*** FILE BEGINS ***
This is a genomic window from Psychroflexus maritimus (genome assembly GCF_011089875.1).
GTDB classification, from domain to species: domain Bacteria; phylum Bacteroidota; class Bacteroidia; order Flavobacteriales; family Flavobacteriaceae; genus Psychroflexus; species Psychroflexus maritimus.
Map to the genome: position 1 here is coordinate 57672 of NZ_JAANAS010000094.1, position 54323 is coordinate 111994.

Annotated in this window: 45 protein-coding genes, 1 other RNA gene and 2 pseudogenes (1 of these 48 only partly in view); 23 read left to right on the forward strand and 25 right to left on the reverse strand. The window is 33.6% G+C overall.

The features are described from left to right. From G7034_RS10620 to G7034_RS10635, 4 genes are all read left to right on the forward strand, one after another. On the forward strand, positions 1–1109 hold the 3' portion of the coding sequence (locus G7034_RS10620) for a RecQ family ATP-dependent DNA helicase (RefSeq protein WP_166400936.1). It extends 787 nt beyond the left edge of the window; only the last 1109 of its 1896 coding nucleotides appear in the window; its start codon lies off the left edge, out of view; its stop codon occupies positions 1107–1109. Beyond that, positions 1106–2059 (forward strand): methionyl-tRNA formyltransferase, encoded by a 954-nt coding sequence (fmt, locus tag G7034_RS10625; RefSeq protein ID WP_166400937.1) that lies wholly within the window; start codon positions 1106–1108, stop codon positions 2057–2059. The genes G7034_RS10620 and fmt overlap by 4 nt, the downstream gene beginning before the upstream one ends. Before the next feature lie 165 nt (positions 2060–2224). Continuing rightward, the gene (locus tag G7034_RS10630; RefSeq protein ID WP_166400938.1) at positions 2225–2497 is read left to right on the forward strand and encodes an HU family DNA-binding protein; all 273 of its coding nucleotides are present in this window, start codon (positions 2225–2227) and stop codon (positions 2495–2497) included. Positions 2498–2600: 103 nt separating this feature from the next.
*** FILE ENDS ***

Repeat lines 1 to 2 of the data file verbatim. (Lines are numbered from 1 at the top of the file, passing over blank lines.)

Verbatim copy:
This is a genomic window from Psychroflexus maritimus (genome assembly GCF_011089875.1).
GTDB classification, from domain to species: domain Bacteria; phylum Bacteroidota; class Bacteroidia; order Flavobacteriales; family Flavobacteriaceae; genus Psychroflexus; species Psychroflexus maritimus.